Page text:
# Thread: Induction proof: Cardinality of power sets

1. ## Induction proof: Cardinality of power sets

I am trying to prove the following by induction:

The cardinality of the power set of a set with n elements has 2^n elements

Is there a property that says that the cardinality of a power set with x+1 elements is twice the cardinality of a set with x elements? Or how would I prove that this is the case?

Thanks!

2. Originally Posted by economanc
The cardinality of the power set of a set with n elements has 2^n elements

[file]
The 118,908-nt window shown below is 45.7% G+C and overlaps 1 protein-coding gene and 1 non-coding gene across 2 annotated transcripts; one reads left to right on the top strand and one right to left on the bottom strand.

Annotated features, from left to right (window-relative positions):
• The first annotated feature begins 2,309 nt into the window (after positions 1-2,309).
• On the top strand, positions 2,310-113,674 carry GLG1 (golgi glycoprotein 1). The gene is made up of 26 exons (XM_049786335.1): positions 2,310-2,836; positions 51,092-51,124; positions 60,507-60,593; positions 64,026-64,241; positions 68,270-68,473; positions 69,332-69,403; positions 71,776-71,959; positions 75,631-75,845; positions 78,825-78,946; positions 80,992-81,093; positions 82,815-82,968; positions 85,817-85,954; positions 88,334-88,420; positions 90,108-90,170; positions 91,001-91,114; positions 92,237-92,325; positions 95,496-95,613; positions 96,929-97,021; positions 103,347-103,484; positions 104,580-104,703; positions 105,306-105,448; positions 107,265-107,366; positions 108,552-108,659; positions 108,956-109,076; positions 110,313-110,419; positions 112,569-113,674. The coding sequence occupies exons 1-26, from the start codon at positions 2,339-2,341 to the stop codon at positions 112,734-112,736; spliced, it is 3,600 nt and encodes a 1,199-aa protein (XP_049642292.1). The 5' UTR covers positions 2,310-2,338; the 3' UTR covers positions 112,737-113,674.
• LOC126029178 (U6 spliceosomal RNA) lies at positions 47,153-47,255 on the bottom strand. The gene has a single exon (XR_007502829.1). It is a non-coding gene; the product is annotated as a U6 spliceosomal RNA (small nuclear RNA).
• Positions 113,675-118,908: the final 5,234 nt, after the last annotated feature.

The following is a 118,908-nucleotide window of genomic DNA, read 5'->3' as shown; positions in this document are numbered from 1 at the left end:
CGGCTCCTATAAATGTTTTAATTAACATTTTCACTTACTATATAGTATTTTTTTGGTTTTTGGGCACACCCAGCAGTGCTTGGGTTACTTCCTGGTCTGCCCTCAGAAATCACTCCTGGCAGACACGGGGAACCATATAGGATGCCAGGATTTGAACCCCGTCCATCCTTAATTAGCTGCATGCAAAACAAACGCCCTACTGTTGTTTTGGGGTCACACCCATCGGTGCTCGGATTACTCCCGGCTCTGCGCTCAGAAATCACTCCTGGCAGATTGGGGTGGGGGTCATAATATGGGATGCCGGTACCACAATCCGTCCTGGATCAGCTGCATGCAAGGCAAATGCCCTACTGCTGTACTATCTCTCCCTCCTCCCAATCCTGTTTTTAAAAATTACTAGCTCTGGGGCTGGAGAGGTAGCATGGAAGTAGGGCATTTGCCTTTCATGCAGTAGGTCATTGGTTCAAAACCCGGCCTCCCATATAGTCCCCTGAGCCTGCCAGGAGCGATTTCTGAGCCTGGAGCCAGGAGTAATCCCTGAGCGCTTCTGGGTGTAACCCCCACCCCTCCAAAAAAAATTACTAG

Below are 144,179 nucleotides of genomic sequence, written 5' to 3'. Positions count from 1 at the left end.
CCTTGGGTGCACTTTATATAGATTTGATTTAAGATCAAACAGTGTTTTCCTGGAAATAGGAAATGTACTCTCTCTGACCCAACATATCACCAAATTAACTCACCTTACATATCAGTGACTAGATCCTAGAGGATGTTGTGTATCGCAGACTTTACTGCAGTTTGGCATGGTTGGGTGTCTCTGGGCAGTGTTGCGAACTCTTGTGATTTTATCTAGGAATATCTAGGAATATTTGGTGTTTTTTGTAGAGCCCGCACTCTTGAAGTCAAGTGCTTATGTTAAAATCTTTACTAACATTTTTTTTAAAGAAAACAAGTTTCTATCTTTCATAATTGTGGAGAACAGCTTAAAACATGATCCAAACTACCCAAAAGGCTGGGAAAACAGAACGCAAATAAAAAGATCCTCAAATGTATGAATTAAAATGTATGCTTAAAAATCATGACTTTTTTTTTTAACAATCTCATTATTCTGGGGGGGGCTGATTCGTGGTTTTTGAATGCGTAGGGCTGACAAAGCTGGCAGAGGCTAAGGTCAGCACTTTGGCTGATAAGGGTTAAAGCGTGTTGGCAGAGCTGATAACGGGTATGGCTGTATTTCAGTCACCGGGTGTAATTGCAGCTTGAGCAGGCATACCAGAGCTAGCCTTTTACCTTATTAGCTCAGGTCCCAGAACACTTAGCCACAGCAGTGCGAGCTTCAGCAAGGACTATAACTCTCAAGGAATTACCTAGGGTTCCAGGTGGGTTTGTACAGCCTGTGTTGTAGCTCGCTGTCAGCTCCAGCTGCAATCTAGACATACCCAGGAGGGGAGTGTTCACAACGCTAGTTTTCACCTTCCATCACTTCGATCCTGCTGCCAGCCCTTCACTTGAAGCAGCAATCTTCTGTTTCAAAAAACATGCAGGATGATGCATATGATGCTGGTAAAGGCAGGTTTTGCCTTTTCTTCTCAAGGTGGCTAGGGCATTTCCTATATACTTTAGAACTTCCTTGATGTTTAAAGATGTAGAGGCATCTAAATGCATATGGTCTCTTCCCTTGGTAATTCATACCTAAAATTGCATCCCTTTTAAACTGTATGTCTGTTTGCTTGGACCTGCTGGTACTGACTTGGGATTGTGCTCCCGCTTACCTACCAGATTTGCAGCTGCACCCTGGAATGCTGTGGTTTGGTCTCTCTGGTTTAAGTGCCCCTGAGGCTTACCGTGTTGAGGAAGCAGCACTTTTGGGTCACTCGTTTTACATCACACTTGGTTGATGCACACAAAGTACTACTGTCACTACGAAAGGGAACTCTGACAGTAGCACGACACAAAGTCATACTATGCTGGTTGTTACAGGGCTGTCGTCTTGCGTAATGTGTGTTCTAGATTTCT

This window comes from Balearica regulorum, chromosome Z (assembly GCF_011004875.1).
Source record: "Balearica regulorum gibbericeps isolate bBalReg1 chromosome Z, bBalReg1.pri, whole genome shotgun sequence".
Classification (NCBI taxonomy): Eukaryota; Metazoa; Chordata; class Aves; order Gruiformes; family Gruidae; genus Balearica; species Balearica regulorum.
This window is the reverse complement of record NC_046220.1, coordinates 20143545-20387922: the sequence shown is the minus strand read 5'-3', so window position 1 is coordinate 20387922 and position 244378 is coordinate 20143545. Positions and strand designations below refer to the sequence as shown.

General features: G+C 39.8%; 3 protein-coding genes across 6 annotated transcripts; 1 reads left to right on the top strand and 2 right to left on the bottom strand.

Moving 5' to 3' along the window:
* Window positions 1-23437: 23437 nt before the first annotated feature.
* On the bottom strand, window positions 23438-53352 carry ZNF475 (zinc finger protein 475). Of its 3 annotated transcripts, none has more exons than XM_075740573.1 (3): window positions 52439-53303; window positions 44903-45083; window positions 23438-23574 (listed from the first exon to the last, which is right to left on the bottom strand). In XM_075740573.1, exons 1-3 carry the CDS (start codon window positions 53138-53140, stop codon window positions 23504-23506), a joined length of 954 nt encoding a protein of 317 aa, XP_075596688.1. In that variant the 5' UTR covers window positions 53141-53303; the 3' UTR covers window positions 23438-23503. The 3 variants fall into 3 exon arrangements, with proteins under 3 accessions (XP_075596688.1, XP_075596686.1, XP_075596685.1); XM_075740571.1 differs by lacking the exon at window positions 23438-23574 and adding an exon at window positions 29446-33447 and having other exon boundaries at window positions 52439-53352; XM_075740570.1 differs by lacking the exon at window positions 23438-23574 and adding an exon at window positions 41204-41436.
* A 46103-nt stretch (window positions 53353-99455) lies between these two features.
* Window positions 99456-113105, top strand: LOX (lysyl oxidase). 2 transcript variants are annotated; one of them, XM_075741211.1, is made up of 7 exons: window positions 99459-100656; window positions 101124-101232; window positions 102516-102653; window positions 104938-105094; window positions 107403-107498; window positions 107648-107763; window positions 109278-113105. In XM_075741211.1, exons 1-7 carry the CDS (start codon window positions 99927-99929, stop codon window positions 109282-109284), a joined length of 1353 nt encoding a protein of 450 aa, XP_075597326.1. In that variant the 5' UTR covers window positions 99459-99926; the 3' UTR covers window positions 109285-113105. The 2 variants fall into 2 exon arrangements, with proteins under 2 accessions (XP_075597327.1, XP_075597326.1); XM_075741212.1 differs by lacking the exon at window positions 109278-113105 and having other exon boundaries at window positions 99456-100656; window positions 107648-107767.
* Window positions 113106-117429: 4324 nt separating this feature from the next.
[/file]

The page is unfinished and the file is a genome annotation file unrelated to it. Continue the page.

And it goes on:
Is there a property that says that the cardinality of a power set with x+1 elements is twice the cardinality of a set with x elements? Or how would I prove that this is the case?
If $\mathcal{P}\left( {\left\{ {1,2,3, \cdots n} \right\}} \right)$ has $2^n$ elements then $\mathcal{P}\left( {\left\{ {1,2,3, \cdots n,n+1} \right\}} \right)$
would have the same subsets as the former plus each one of those united with $\{n+1\}$.
That does double the count.

3. Fair enough, I just wasn't sure if doing it that way would be "rigorous" enough of a proof. It does make sense however.

Thanks again!

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# power set proof by induction

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